Till two weeks ago, Janaki Omkumar and senior Naveen Razak were just regular students at Thrissur Medical College in Kerala, busy with exams. Today, they are social media stars and fast becoming mascots for communal harmony in a state that just finished voting in a bruising election with sharp overtones of religion and a lingering undertone of alleged “love jihad”.
It started with a 30-second video that Janaki and Naveen posted of them dancing, in their navy blue scrubs, to Boney M’s classic Rasputin, in the empty corridors of their college, that went viral.
This week, a lawyer put up a Facebook post referring to their different religious backgrounds and cautioning Janaki’s parents. The outrage across the state in response has seen student unions in colleges organise similar dance competitions as their message against hate; a ‘Rasputin Challenge’ by the students’ unit of the Indian Medical Association inviting video entries on Instagram; and Milma, Kerala’s biggest milk cooperative, featuring Janaki and Naveen in a Facebook post titled “when you set hearts on fire”.
An overwhelmed Janaki, who has been besieged by phone calls and requests for selfies, as well as gained thousands of followers on social media, says she and Naveen never anticipated this reaction. Speaking on the phone from Thrissur, the third-year medical student says, “I read his (the lawyer’s) comments just when our exams had started and we didn’t take it seriously. Later, we realised that it had snowballed into a huge controversy. But right from the beginning, we were very cool about it and so were our families. The remarks show his (the lawyer’s) thinking.”
In his Facebook post on their video, lawyer Krishna Raj wrote: “There’s something fishy. It would be good if Janaki’s parents are careful. They won’t have to be sorry later as the case of Nimisha’s mother proves. Let us pray for Janaki’s father Omkumar and his wife.” (A native of Thiruvananthapuram, Nimisha had converted to Islam and joined the Islamic State in Afghanistan in 2016 with her husband.)
Among those who have responded to Krishna Raj in kind is the students’ union at Janaki and Naveen’s institute, Thrissur Medical College, which posted a video of more students dancing to Rasputin, with the title, ‘If you are planning to spread hate, we intend to resist it’.
At the end of the video, Janaki and Naveen appear, this time the only ones who are not in scrubs. Listing the names of the students who danced in the video, the union added in a remark alluding to Raj’s comment, “If you go around searching the head and tail of names of these students (implying names and surnames), you will get more reasons to put up a post on Facebook.”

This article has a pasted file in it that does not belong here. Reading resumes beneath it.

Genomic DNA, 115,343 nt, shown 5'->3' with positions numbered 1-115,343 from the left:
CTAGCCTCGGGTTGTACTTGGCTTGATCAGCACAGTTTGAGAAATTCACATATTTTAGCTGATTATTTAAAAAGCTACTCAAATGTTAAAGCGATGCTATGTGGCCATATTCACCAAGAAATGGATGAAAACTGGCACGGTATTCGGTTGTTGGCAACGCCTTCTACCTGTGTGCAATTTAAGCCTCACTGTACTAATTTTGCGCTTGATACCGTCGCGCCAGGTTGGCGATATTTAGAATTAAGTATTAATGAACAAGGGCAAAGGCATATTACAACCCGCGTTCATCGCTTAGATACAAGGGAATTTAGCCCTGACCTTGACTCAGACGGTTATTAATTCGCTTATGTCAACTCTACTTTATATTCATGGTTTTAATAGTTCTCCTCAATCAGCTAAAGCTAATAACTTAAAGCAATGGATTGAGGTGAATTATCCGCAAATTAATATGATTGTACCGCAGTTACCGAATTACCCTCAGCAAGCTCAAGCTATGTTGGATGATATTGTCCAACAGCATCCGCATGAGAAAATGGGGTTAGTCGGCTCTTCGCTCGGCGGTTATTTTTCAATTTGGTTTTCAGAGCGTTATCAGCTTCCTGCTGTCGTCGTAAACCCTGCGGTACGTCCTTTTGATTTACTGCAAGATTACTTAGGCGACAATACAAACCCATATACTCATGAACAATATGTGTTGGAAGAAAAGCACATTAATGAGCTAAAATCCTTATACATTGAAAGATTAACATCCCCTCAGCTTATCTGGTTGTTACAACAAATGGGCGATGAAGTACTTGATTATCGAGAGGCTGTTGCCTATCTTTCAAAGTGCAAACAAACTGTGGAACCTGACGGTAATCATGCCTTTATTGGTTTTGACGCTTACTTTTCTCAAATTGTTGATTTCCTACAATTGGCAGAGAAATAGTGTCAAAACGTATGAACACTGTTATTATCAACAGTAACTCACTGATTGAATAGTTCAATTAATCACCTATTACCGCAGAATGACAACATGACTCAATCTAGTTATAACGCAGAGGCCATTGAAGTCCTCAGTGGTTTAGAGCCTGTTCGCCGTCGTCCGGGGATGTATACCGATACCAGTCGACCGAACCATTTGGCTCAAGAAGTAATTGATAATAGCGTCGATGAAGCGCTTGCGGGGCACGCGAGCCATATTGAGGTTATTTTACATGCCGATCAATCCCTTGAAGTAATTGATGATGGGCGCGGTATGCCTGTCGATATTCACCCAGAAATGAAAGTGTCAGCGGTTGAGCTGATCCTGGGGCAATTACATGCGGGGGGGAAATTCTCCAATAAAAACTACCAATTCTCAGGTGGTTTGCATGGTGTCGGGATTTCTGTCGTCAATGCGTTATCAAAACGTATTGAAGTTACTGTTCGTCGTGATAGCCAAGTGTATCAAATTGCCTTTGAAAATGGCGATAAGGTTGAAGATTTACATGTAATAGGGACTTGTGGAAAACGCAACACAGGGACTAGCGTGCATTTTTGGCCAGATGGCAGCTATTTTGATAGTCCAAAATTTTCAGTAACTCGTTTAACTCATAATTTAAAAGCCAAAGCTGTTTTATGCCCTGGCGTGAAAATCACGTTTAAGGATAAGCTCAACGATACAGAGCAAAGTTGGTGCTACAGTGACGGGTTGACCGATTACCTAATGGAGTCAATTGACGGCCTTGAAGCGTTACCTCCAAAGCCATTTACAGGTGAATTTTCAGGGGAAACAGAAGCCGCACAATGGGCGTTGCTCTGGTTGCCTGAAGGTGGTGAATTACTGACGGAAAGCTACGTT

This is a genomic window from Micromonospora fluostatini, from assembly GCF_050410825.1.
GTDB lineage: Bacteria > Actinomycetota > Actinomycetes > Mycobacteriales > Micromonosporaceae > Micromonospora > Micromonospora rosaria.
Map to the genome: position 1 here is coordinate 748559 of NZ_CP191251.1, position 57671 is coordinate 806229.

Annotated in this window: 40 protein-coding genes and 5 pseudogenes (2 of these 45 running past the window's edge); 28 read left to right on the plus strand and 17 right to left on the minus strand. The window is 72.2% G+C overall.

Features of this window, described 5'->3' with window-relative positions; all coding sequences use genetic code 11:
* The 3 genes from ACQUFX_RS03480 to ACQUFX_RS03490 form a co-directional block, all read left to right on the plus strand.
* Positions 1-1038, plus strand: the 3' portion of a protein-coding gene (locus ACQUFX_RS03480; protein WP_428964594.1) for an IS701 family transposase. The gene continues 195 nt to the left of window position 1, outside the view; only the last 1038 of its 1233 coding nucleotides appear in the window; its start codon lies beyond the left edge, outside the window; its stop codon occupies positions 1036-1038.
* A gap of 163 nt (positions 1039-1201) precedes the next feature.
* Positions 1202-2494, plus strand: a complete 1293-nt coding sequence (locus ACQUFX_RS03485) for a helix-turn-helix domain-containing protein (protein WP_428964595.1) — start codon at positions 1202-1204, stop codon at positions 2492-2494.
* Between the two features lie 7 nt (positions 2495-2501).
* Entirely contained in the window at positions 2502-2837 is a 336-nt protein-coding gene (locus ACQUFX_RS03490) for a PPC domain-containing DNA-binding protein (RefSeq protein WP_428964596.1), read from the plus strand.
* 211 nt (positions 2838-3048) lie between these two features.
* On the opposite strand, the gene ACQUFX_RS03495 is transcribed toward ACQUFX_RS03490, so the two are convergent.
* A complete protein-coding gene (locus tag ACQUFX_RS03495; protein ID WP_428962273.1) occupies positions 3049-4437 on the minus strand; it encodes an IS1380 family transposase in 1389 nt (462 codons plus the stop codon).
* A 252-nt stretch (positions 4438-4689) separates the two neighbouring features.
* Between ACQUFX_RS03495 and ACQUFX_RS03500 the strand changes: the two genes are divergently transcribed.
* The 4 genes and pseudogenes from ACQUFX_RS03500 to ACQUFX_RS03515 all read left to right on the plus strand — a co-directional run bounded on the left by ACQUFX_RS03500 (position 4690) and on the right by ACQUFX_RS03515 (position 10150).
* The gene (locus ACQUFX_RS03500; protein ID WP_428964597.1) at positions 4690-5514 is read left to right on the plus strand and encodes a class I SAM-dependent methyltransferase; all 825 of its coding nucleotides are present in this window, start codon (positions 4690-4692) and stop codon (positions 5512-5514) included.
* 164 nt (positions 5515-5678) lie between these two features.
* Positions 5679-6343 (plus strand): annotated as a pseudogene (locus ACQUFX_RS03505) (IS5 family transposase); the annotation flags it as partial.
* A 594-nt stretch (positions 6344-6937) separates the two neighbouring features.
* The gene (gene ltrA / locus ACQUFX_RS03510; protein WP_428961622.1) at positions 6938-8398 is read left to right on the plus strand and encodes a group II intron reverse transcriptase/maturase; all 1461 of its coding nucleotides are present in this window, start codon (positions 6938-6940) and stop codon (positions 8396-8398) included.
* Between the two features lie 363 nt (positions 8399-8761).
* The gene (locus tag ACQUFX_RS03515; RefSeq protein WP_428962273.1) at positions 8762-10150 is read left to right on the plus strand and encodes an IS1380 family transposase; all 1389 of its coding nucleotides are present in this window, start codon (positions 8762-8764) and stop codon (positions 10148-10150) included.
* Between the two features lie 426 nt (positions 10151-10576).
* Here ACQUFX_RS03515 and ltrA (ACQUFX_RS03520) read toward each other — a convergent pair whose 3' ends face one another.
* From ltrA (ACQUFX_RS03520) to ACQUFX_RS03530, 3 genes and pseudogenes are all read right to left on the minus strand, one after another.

The students’ union at the Cochin University of Science and Technology in Kochi, led by the CPM’s Students’ Federation of India, announced a dance challenge with cash prizes in solidarity with Janaki and Naveen. A member of the union, Abhinav Krishna, said, “We also borrowed the term ‘Entho oru panthikedu (there’s something fishy)’ from the lawyer’s comments for our dance challenge. We want to register our protest at those making such hateful comments to show that these have no place in Kerala.”
Inviting entries, Krishna added, “Anyone irrespective of age can send in videos of them dancing to the Rasputin song to us till April 14. The best video, to be judged by Naveen and Janaki, will get a cash prize of Rs 10,000.”
Janaki says she was thrown at first by the fact that Raj mentioned her father in his post. “I didn’t know what to think or say. But then we realised that it was just one negative comment in a sea of positive comments. We decided not to care about it. My parents hold the same view as well.” While Janaki’s father is a scientist with the Rajiv Gandhi Centre for Biotechnology, her mother is a radiologist.
Naveen did not respond to multiple attempts to reach him.
Janaki says it was an impromptu decision by the two of them to shoot the video, mainly for “fun”, as both of them love the 1978 song by Boney M. “We practised for two hours and shot the video on the top floor of the Medical College Hospital known as the house surgeon quarters. Since we had just finished classes, we danced in the scrubs itself. We uploaded it the same day.”
She adds, “I can’t quite explain why it went viral. Maybe all (factors) like the hospital background, the scrubs, the evergreen music came together and it looked good. We realised it had gone big when Brut India (a digital video publisher) featured us.”
📣 The Indian Express is now on Telegram. Click here to join our channel (@indianexpress) and stay updated with the latest headlines